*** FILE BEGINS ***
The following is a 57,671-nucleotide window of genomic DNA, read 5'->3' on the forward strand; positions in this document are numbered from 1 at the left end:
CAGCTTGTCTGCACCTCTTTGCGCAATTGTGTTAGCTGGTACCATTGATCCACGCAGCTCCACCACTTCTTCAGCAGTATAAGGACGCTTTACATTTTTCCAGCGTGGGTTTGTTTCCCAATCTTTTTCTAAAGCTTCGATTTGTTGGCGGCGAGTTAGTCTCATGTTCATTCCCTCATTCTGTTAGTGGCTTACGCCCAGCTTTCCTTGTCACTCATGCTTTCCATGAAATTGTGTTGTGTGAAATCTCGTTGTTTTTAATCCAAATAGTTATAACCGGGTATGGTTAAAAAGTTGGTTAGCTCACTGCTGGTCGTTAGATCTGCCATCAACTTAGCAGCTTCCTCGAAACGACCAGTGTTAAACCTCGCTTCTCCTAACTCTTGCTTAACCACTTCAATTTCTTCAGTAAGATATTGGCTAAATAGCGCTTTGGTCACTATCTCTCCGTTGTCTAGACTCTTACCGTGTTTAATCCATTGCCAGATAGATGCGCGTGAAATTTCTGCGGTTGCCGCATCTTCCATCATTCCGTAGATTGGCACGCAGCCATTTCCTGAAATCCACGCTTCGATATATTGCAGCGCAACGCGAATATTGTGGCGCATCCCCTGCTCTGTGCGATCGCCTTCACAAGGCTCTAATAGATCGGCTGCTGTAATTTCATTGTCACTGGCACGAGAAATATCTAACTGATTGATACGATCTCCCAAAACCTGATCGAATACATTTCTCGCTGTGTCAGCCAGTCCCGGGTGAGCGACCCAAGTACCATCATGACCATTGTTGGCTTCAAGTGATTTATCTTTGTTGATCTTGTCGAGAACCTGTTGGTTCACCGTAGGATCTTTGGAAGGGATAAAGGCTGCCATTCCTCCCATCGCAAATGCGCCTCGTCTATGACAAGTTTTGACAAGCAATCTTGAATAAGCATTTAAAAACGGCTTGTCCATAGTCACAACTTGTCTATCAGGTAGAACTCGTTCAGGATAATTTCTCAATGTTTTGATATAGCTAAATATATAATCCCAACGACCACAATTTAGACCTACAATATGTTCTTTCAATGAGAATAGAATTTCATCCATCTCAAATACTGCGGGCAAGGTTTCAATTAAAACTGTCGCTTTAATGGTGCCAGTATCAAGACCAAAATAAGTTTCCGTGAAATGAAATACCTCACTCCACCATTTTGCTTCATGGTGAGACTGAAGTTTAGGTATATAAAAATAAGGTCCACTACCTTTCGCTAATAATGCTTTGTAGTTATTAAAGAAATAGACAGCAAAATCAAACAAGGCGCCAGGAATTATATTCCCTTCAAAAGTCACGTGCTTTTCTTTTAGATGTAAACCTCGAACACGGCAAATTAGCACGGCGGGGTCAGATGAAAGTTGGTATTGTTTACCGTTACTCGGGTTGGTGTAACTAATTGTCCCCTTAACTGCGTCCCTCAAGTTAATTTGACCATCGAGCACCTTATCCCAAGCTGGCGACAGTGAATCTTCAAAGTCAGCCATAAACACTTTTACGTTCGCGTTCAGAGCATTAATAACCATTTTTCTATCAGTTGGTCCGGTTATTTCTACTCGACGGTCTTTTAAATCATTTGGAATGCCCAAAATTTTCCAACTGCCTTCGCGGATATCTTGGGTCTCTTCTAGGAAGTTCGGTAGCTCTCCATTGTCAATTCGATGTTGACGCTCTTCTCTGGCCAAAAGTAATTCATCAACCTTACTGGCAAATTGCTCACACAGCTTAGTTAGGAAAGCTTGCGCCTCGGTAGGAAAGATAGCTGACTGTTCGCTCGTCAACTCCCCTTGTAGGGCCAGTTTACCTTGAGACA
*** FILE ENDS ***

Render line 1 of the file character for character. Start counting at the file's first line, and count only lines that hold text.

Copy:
The following is a 57,671-nucleotide window of genomic DNA, read 5'->3' on the forward strand; positions in this document are numbered from 1 at the left end: